13. Los Angeles Angels

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This is the part of our program where we scheme for ways to get the two best hitters of this generation, Joey Votto and Mike Trout, into the World Series. Two monumental talents and future Hall of Famers are being wasted on lousy rosters, and it’s painful to watch.

One way to help would be to get a lot younger. Though the Angels’ franchise player is in his mid-20s, the team still ran out the second-oldest group of position players in the majors this year. Albert Pujols was the worst everyday player in the league by Wins Above Replacement, he’s about to turn 38, and he’s got four years and $114 million left on his nightmare of a contract. The former star’s deal is a reminder of what happens when impetuous, short-sighted owners like Arte Moreno take decisions out of smarter people’s hands.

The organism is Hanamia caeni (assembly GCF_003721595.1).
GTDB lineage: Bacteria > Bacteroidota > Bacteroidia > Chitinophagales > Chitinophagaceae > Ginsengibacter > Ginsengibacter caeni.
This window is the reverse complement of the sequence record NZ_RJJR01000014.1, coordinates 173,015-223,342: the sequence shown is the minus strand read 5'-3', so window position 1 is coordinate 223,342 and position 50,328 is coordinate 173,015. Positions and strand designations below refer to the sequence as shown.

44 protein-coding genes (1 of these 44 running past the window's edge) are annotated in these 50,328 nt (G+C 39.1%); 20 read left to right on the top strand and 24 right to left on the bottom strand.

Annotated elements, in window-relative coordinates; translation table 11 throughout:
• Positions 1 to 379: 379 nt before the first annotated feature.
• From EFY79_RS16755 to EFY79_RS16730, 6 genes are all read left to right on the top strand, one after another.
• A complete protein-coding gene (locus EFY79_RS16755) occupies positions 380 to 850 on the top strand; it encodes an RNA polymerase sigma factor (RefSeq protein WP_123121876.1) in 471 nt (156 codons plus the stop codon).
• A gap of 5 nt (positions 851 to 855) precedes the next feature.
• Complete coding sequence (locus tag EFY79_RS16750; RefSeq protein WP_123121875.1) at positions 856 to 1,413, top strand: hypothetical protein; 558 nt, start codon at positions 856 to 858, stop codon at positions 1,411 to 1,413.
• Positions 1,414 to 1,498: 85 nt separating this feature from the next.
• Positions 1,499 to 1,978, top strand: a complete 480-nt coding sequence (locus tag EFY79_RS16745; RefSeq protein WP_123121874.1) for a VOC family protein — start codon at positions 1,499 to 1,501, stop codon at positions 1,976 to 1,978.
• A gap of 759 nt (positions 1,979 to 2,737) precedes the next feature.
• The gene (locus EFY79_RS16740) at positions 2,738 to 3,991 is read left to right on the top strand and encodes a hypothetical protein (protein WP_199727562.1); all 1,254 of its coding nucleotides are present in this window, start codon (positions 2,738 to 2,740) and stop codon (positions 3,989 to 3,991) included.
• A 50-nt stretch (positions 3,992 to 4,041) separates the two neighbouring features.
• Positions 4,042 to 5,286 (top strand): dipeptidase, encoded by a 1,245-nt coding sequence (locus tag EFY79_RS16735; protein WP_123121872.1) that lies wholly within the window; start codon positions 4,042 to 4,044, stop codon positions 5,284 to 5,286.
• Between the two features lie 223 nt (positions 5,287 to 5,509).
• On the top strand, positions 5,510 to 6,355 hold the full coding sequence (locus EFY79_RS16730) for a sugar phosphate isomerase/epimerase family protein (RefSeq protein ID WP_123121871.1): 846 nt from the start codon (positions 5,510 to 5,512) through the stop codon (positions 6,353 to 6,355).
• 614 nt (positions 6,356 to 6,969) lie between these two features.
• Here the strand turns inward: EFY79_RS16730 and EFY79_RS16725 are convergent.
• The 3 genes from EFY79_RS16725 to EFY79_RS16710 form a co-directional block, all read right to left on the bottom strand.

Meanwhile, the starting rotation is packed with both injury and performance risks. Making matters worse is a thin farm system that has very few high-upside players above Single-A ball. Add it all up, and short of cloning Trout to play every position, you’re looking at a team that (barring multiple genius moves in free agency or on the trade market) will likely remain mediocre for the foreseeable future.